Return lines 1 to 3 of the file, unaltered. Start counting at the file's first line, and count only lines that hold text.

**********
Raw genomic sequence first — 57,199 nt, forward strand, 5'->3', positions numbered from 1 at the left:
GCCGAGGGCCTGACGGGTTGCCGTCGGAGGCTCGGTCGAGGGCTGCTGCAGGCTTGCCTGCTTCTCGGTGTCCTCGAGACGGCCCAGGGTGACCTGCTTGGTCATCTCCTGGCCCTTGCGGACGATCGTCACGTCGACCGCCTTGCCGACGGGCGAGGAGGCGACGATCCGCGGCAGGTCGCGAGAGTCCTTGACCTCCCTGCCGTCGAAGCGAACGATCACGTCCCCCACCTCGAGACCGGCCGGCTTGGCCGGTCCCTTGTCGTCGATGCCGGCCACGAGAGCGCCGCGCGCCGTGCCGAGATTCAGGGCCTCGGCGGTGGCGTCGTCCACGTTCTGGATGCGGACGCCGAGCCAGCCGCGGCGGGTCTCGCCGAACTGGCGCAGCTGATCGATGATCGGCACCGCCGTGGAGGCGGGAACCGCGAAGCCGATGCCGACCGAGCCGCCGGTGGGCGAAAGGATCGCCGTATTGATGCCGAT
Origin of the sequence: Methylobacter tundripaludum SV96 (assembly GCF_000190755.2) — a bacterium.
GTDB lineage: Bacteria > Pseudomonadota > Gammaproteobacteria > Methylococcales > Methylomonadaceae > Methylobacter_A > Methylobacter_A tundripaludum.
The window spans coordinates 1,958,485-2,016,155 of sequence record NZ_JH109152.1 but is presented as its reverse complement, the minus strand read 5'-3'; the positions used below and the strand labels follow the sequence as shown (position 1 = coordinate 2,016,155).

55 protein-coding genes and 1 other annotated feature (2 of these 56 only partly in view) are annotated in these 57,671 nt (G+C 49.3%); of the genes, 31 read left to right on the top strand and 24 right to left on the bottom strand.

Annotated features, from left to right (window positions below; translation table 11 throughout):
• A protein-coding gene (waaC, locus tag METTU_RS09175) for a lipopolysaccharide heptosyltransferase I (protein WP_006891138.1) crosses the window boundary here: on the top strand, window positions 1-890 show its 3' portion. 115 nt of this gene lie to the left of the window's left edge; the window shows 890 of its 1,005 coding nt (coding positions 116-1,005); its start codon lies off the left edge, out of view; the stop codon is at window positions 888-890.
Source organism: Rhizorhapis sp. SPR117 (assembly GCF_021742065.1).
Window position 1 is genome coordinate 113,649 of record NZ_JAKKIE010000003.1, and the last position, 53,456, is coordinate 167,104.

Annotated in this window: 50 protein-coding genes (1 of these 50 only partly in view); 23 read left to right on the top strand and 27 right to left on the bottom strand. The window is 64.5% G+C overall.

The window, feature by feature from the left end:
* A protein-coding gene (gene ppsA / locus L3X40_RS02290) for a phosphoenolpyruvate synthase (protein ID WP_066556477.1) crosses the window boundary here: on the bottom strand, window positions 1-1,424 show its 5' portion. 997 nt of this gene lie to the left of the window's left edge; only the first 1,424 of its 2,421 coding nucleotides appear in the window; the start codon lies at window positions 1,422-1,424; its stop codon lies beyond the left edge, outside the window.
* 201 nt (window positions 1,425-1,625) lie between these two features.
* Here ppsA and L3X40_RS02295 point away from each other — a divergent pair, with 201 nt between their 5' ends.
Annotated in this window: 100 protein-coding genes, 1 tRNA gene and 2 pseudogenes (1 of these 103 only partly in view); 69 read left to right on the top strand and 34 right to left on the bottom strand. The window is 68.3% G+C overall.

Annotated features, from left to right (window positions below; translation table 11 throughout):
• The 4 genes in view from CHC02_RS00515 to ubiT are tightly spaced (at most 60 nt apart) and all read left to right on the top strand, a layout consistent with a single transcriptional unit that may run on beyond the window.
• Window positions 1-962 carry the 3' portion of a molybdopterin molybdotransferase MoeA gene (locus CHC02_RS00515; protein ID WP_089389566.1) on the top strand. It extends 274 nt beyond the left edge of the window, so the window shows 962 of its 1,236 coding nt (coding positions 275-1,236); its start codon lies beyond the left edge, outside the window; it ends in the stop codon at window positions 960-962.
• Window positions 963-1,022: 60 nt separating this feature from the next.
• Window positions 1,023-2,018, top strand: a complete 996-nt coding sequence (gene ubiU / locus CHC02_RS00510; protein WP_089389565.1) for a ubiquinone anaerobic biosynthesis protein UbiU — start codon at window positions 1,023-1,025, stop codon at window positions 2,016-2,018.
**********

Raw genomic sequence first — 57,199 nt, forward strand, 5'->3', positions numbered from 1 at the left:
GCCGAGGGCCTGACGGGTTGCCGTCGGAGGCTCGGTCGAGGGCTGCTGCAGGCTTGCCTGCTTCTCGGTGTCCTCGAGACGGCCCAGGGTGACCTGCTTGGTCATCTCCTGGCCCTTGCGGACGATCGTCACGTCGACCGCCTTGCCGACGGGCGAGGAGGCGACGATCCGCGGCAGGTCGCGAGAGTCCTTGACCTCCCTGCCGTCGAAGCGAACGATCACGTCCCCCACCTCGAGACCGGCCGGCTTGGCCGGTCCCTTGTCGTCGATGCCGGCCACGAGAGCGCCGCGCGCCGTGCCGAGATTCAGGGCCTCGGCGGTGGCGTCGTCCACGTTCTGGATGCGGACGCCGAGCCAGCCGCGGCGGGTCTCGCCGAACTGGCGCAGCTGATCGATGATCGGCACCGCCGTGGAGGCGGGAACCGCGAAGCCGATGCCGACCGAGCCGCCGGTGGGCGAAAGGATCGCCGTATTGATGCCGAT
Origin of the sequence: Methylobacter tundripaludum SV96 (assembly GCF_000190755.2) — a bacterium.